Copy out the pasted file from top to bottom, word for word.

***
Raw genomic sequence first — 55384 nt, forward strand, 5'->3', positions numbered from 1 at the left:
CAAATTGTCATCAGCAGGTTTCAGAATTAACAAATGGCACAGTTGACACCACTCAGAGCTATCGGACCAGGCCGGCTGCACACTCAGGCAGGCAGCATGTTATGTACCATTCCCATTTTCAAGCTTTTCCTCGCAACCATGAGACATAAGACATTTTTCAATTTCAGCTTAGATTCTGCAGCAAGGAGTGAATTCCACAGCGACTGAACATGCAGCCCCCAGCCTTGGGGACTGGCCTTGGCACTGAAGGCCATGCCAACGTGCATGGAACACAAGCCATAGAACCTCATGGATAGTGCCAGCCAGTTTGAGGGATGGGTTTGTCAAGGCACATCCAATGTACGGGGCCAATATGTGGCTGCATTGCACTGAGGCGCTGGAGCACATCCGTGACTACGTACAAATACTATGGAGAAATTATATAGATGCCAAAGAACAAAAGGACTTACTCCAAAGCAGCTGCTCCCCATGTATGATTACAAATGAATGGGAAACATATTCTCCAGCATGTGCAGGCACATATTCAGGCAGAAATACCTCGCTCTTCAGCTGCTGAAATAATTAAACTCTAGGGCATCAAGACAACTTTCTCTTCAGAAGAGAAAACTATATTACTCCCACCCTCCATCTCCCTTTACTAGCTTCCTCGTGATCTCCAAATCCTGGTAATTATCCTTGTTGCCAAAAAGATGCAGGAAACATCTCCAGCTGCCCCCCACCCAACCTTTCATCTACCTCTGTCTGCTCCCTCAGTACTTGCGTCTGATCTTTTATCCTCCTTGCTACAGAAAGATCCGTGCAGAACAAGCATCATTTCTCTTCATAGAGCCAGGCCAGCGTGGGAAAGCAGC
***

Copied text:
Raw genomic sequence first — 55384 nt, forward strand, 5'->3', positions numbered from 1 at the left:
CAAATTGTCATCAGCAGGTTTCAGAATTAACAAATGGCACAGTTGACACCACTCAGAGCTATCGGACCAGGCCGGCTGCACACTCAGGCAGGCAGCATGTTATGTACCATTCCCATTTTCAAGCTTTTCCTCGCAACCATGAGACATAAGACATTTTTCAATTTCAGCTTAGATTCTGCAGCAAGGAGTGAATTCCACAGCGACTGAACATGCAGCCCCCAGCCTTGGGGACTGGCCTTGGCACTGAAGGCCATGCCAACGTGCATGGAACACAAGCCATAGAACCTCATGGATAGTGCCAGCCAGTTTGAGGGATGGGTTTGTCAAGGCACATCCAATGTACGGGGCCAATATGTGGCTGCATTGCACTGAGGCGCTGGAGCACATCCGTGACTACGTACAAATACTATGGAGAAATTATATAGATGCCAAAGAACAAAAGGACTTACTCCAAAGCAGCTGCTCCCCATGTATGATTACAAATGAATGGGAAACATATTCTCCAGCATGTGCAGGCACATATTCAGGCAGAAATACCTCGCTCTTCAGCTGCTGAAATAATTAAACTCTAGGGCATCAAGACAACTTTCTCTTCAGAAGAGAAAACTATATTACTCCCACCCTCCATCTCCCTTTACTAGCTTCCTCGTGATCTCCAAATCCTGGTAATTATCCTTGTTGCCAAAAAGATGCAGGAAACATCTCCAGCTGCCCCCCACCCAACCTTTCATCTACCTCTGTCTGCTCCCTCAGTACTTGCGTCTGATCTTTTATCCTCCTTGCTACAGAAAGATCCGTGCAGAACAAGCATCATTTCTCTTCATAGAGCCAGGCCAGCGTGGGAAAGCAGC